Galway’s Thoughts On 12 Week Abortion Limit

By Rachel Petticrew

In late 2017, an Oireachtas Committee voted in favour of repealing the Constitutions eighth amendment. Late on Tuesday evening, the referendum was announced for the 25th May 2018.

The referendum will allow Irish people to vote in favour of, or against the legalisation of abortion.

The proposed 12-week limit was a topic of great debate in the Dáil last year and continues to cause disagreements and clashes between TD’s.

The limit means that in normal circumstances a woman could have a legally authorised abortion, in Ireland, up the twelfth week of pregnancy.

Taoiseach Leo Varadkar, who supports the 12-week limit, has stressed that abortions are already happening in Ireland, but in dangerous situations that put the lives of Irish women at risk.

Methods involve purchasing ‘abortion pills’ online, which should not be taken without proper medical supervision. Over a thousand pills were seized by Irish customs in 2017. Thousands of women also travel to abortion clinics abroad (primarily in the UK) each year.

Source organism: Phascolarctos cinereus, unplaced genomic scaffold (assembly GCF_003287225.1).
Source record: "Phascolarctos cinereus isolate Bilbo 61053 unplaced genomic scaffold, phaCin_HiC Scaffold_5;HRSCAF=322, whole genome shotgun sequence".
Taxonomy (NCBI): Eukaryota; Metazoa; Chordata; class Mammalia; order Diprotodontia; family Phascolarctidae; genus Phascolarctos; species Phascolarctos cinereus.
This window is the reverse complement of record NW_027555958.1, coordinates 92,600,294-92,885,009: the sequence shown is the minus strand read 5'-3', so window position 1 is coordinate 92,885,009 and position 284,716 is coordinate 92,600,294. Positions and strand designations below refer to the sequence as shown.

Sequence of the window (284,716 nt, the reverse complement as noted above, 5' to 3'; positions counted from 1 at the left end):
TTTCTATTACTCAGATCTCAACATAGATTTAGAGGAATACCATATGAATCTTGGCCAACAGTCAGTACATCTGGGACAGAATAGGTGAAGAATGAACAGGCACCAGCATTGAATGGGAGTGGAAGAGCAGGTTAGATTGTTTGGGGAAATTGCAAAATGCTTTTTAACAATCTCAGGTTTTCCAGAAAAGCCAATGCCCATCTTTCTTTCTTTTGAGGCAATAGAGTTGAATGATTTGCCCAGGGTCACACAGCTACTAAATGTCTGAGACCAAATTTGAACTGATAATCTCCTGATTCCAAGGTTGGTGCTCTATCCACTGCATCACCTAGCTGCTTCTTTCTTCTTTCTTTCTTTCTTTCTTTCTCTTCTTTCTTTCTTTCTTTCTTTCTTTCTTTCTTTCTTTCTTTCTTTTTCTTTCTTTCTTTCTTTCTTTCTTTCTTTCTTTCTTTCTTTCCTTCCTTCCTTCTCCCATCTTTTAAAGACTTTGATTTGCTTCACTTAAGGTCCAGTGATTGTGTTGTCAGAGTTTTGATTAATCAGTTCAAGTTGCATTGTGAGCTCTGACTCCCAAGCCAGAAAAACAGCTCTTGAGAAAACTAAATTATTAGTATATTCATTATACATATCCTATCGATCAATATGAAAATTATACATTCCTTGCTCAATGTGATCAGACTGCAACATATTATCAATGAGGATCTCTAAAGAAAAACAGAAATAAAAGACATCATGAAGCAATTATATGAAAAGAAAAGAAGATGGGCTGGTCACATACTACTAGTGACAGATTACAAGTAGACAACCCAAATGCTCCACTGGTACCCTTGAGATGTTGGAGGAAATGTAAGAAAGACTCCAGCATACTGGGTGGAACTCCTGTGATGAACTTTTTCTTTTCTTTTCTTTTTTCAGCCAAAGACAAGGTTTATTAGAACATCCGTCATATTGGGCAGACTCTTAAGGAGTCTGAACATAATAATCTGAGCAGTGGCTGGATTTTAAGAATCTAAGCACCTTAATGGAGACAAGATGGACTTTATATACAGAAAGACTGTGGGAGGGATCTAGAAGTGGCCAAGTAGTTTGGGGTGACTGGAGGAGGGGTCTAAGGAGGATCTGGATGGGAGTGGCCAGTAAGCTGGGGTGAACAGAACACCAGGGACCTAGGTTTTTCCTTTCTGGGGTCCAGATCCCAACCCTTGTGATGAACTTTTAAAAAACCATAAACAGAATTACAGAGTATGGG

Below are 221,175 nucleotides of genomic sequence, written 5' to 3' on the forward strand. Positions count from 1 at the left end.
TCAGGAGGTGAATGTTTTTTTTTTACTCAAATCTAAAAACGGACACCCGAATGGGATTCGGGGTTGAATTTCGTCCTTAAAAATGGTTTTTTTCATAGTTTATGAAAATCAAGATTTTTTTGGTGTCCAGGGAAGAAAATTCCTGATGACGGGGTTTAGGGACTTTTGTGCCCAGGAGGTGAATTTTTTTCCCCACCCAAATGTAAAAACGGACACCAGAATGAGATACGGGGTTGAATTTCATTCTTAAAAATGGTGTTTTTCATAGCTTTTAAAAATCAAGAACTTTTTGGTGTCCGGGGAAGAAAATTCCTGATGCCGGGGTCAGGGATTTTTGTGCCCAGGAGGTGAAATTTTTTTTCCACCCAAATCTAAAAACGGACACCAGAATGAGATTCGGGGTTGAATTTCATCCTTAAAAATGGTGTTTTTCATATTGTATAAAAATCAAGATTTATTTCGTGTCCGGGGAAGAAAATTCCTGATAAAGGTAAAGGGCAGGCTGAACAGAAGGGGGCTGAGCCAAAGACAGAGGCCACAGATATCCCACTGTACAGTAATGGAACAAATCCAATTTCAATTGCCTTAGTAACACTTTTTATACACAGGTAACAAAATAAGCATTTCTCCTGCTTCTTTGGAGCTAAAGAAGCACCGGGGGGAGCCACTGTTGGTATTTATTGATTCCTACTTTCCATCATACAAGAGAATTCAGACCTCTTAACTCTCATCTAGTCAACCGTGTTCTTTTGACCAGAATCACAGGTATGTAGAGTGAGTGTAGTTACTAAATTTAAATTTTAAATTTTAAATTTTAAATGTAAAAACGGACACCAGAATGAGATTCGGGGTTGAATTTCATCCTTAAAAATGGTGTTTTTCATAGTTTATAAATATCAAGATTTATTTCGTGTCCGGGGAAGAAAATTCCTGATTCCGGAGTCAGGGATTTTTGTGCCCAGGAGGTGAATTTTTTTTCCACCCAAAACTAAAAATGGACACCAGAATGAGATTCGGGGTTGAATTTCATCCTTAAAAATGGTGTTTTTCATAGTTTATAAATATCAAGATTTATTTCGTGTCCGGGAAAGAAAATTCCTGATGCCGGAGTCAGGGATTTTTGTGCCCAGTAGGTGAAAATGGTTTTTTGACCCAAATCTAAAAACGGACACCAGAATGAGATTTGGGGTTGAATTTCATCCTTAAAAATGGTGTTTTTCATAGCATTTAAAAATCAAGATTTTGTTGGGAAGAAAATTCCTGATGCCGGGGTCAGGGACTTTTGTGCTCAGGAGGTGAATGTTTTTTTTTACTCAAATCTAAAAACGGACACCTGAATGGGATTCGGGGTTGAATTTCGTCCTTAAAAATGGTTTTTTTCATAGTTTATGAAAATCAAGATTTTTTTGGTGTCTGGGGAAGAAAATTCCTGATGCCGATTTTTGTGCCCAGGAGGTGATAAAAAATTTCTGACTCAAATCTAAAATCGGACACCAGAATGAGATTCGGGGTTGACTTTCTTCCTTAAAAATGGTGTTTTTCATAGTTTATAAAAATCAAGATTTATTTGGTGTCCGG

At the GTI Gazette, we decided to go out on the streets of Galway and find out what people think about the 12-week limit.


We asked people in the city centre and on-campus at NUIG whether they agreed with the proposed 12-week limit on legal abortions.

  • A significant proportion of those we spoke to, 35%, were opposed to the legalisation of abortion entirely.
  • Another 11.5% believed 12 weeks was too far, that an abortion should happen before this point. All of these people, who total 46.5% of those we questioned said that they would be voting against abortion in the upcoming referendum.
  • A further 38.5% said they agreed with the 12-week limit.
  • 8% felt that 12 weeks was not enough time – an opinion which has been reflected in the Dáil, due to concerns over women who may be unaware of their pregnancy for a number of weeks, and for victims of rape, who may have to undergo tests.
  • Just under 4% were indecisive or did not feel they were not informed enough to have an opinion.
  • The same percentage refused to comment on the issue.


Varadkar has stressed that abortion is “not a black and white issue”, and many of those we spoke too in Galway felt the same way. Many believed it was not their place to comment or make judgments on such a personal and sensitive circumstance.

A number of those we questioned made it clear they disagreed with the government’s idea of a ‘limit’. They believed that every case differs, and the outcome should be decided strictly by those affected, their families and medical professionals.

It seems that a considerable proportion of the people we spoke to were not well informed on the issue, even though most acknowledged that they would vote, one way or another, in the referendum.

If you are not registered to vote, or you would like to check the register of electors, you can do so at





Related posts